In 1907 Mary De Garis became the second Victorian woman to receive a Medical Doctorate from the University of Melbourne. After briefly practising in remote Queensland she went abroad to study in Europe, UK and the USA.

After her return to Australia, the outbreak of World War One saw De Garis rejected as an Australian Army medico because at that time only nurses could enlist.

Following her soldier fiancé to Europe, where he was later killed, De Garis eventually found her way into frontline service. Joining the Scottish Women’s Hospital, she became Chief Medical Officer of a 200-bed tent hospital in Macedonia, where she survived bombings, extreme cold and epidemics.

Her indefatigable leadership impulses and urge to address alarming maternal and infant death statistics continued in post-war Victoria. Working in the 1920s from Geelong Hospital, De Garis established the hospital’s first maternity, antenatal and postnatal wards. She continued redefining standards of care for mothers and their babies through researching, publishing and presenting internationally until the 1950s.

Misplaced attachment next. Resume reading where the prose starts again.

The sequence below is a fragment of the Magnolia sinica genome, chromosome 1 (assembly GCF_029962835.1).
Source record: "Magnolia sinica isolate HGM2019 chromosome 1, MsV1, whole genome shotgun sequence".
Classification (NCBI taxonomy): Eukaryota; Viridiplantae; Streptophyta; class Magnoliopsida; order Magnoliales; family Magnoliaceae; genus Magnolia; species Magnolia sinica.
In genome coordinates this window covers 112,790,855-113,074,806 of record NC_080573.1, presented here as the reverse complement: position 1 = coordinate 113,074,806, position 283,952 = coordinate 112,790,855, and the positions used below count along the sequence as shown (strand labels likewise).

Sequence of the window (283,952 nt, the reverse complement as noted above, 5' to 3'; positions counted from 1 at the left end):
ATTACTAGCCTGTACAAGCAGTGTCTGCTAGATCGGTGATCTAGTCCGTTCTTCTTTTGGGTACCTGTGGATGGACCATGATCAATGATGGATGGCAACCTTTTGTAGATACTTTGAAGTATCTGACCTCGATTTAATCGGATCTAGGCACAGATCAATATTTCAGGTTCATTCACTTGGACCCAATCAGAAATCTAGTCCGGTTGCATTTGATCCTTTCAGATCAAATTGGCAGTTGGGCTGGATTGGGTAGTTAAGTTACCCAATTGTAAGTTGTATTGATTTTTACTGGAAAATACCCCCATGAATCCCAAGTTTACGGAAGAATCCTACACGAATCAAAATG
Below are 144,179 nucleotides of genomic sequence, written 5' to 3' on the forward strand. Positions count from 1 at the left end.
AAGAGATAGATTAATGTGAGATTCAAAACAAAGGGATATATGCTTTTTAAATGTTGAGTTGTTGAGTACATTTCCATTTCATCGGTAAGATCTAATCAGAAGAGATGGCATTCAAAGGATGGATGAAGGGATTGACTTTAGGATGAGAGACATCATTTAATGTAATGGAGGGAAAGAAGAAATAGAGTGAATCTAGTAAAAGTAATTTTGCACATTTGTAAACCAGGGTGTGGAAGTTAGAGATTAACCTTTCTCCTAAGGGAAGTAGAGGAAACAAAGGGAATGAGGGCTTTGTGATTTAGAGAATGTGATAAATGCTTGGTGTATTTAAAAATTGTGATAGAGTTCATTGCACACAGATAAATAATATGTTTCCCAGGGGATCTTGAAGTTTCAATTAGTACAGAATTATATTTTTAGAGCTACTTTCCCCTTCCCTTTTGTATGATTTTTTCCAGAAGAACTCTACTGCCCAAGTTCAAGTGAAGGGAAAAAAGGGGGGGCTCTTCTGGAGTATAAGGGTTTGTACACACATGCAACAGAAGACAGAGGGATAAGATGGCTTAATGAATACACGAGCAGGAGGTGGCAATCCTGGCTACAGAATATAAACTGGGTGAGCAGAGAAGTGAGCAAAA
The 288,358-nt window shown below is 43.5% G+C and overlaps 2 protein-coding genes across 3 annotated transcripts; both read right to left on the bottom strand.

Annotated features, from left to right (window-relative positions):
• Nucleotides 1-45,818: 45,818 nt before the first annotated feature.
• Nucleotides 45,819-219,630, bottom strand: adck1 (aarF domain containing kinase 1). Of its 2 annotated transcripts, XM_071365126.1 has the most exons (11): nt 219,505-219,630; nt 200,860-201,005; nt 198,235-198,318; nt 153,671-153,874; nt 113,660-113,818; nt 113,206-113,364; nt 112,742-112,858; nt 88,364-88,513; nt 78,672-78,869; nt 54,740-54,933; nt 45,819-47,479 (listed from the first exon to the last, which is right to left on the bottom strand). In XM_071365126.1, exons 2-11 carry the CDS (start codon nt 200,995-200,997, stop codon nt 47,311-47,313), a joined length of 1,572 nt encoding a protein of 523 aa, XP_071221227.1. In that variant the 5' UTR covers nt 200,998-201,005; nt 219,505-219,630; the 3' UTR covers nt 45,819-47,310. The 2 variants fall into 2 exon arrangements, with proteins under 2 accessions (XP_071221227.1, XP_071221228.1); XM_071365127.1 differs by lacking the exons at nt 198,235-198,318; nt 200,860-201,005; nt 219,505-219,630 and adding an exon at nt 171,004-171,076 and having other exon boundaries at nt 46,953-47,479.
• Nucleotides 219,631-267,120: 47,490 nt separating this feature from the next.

Mary’s story has been largely unknown until recently. As women were unable to enlist in the Australian armed forces as doctors when World War I broke out, Mary’s war service was not officially recognised. What Courage Such a Thing Takes: The Life of Mary De Garis was created in the hope that it would help to make her extraordinary life better known.

What Courage Such a Thing Takes: The Life of Mary De Garis is supported by the Victorian Government and the Victorian Veterans Council.